I’m doing a gravel event next month on the 28th in Palestine, Texas called the El Camino. It has three 35, 65, and 105. It is my first time taking on century let alone in gravel territory. I’ve been training for it since April, but still a little doubtful on whether I can complete or not. In the past, I’ve done a 65-miler on the road, which wasn’t a problem, but never anything to this magnitude.
Any advice you can give to a novice such as myself?
Echo that. Start out slowly and then go even slower. If you are passing people in the first 25 miles you are probably going to fast. You want to be passing people in the last 25 miles.
And yes figure out a nutrition and hydration stategy.
In terms of time, I would ballpark add 25-50% to the time you think it would take on the road. For me a normal century (not pan flat or super is hilly) is about 5 hours. For gravel it would be closer to 6-7 hours depending on how “gravely.”
I’m riding my first 100 next weekend at Steamboat, SBT Gravel Blue course. After a good summer of gravel races under 70 miles and mountain biking I still plan on watching my HR, no power meter on my Cutthroat yet, eating a lot and staying hydrated. For the first 50 I’m in steady roll mode, then I’ll access and see if I want to get racey then next 50. I’m pretty competitive in the over 60 age group on gravel so my race monster may just kick in. This is a test if I like longer gravel them maybe Dirt Kanza next year to go with Brec Epic stage race.
Sounds like a fun ride! I have done a few gravel races and the biggest difference for me was how steep some of the climbs were, going up sustained 14% grades with steeper pitches thrown in the mix. Depending on the road surface, it can be pretty tough to hold traction while standing so having some low gears on board to spin up the hills helps if your course has some steep sections.
I also feel like tire pressure is pretty important. The comfort and handling gains add up to a big difference over a long day and avoiding pinch flats/tire burps help with momentum and moral. It might help to get your hands on a good gauge and try some different pressures on terrain similar to the race course if you haven’t already.
Gravel events are a blast. Be prepared that your body will take a beating from the tougher road surface. Study the course map and have a plan to cut it short if your body revolts at mile 40. To forestall such an ignominious outcome, I echo taking a minute or two at aid stations to fuel up, stretch … etc. And if you have a few weeks before the event, do a little strength work to toughen the muscles if that’s not already part of your regimen. Have a great time!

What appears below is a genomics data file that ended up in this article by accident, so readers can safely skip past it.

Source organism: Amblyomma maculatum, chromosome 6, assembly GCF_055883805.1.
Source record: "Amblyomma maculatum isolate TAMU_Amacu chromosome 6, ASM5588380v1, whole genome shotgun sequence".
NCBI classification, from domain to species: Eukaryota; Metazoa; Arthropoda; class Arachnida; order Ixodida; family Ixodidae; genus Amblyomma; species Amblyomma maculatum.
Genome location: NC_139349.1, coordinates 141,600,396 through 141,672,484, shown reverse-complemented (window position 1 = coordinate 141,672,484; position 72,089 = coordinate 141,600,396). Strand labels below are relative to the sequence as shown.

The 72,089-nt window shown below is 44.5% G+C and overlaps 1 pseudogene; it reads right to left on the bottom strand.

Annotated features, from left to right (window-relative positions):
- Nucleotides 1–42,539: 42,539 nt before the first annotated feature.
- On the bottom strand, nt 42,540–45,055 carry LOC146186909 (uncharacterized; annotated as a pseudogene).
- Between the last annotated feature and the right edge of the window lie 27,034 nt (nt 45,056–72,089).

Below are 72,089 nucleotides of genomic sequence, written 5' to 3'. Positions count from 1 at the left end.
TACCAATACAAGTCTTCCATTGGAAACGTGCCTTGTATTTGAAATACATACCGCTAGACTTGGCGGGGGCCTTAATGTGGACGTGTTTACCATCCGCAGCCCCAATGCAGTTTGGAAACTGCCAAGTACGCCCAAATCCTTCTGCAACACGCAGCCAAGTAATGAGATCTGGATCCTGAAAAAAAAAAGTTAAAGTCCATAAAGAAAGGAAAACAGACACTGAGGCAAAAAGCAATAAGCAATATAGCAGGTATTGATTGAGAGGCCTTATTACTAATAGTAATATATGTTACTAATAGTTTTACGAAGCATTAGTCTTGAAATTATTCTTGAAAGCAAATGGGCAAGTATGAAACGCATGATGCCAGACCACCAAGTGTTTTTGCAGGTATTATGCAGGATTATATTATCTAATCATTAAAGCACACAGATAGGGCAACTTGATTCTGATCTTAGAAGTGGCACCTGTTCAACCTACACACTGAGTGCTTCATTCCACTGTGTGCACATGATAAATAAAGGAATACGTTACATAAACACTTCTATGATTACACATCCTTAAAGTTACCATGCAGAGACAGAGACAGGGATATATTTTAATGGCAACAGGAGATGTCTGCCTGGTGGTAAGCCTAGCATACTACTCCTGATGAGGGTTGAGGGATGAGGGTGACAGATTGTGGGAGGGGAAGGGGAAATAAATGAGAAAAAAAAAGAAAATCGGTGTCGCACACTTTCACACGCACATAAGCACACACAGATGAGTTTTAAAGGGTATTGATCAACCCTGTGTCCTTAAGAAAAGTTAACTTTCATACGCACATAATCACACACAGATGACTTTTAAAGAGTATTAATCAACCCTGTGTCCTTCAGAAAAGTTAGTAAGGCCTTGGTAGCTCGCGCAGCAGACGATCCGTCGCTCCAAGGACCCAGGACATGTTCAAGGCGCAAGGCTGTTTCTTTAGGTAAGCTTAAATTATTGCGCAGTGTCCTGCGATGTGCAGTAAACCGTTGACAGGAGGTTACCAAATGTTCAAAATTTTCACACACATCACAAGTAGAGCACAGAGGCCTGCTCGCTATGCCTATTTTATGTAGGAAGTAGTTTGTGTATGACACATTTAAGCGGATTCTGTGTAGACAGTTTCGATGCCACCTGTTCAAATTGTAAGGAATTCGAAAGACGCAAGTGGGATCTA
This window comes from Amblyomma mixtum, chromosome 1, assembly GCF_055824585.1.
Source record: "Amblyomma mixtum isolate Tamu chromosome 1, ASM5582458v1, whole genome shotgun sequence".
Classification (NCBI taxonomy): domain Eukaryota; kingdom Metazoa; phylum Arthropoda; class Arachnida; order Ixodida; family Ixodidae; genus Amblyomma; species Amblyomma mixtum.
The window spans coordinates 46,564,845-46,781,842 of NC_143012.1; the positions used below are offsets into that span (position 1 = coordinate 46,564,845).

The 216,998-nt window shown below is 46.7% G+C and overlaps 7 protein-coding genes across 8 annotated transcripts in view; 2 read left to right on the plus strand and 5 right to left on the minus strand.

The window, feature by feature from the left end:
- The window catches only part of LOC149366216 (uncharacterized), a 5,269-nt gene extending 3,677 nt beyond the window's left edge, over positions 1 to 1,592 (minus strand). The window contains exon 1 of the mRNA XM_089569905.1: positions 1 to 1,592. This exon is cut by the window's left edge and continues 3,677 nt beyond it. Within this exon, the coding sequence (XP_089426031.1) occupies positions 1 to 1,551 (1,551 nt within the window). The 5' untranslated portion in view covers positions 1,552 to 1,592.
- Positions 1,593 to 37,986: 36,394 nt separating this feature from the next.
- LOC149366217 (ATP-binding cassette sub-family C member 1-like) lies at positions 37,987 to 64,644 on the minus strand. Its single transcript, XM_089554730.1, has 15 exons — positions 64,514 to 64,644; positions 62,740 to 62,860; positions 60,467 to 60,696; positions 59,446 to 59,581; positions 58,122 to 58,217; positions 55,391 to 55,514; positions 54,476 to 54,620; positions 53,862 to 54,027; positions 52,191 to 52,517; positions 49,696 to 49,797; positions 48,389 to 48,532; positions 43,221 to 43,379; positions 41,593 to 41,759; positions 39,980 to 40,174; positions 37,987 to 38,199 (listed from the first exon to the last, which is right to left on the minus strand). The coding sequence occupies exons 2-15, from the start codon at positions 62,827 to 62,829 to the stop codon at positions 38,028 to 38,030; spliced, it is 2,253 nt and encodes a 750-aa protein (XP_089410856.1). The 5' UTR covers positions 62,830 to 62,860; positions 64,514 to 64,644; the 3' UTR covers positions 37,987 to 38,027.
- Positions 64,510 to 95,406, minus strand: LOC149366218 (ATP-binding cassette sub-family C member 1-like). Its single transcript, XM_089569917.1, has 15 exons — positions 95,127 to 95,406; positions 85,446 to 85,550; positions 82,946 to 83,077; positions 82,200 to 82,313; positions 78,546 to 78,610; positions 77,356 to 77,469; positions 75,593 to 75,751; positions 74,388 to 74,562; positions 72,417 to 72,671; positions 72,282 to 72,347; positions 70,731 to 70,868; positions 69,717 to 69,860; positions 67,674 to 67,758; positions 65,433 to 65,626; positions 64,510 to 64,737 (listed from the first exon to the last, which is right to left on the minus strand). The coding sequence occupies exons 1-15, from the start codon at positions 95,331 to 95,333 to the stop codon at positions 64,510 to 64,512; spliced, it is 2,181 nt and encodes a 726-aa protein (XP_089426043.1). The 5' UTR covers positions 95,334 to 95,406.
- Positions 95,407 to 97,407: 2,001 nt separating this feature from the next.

If you can ride 60 you can ride 100. Just don’t burn the matches too early. Nutrition is huge. Eat every 45 minutes. I did my first century this summer and like you it was a gravel century. Had a blast. Above else. Go have fun.
Gravel is harder. For me (at 65), 60mi on gravel is equal to at least 80 on the road. With gravel, at least down here in the south, there’s basically no coasting and some of the gravel is spread on the road surface for maintenance and is thick and sticky - to me it is very much like a trainer ride in that you’re pushing/working the whole time. OTOH, gravel is also a lot more fun!
I was thinking of doing the El Camino gravel ride too but I think it clashes with my CX schedule, so I’m probably not going to make it. I’ll have to look, but I think it’s the same weekend as Best Cross in San Antonio.
However, I did my first gravel race earlier this year and my advice would be:
Make sure you stay hydrated and, more importantly, don’t run out of water (use the rest stops!)
As others stated, don’t go out too hard. Pace yourself.
Don’t underestimate the toll gravel will take on your upper body. It can really beat you up, so hopefully you haven’t neglected your strength and core workouts.
If you have the option, download the route to your head unit so you don’t get lost. Even if the course is well marked, I like having the reassurance that I haven’t somehow gone off course. I did get lost once, so from that point on I always make sure I have the route loaded up.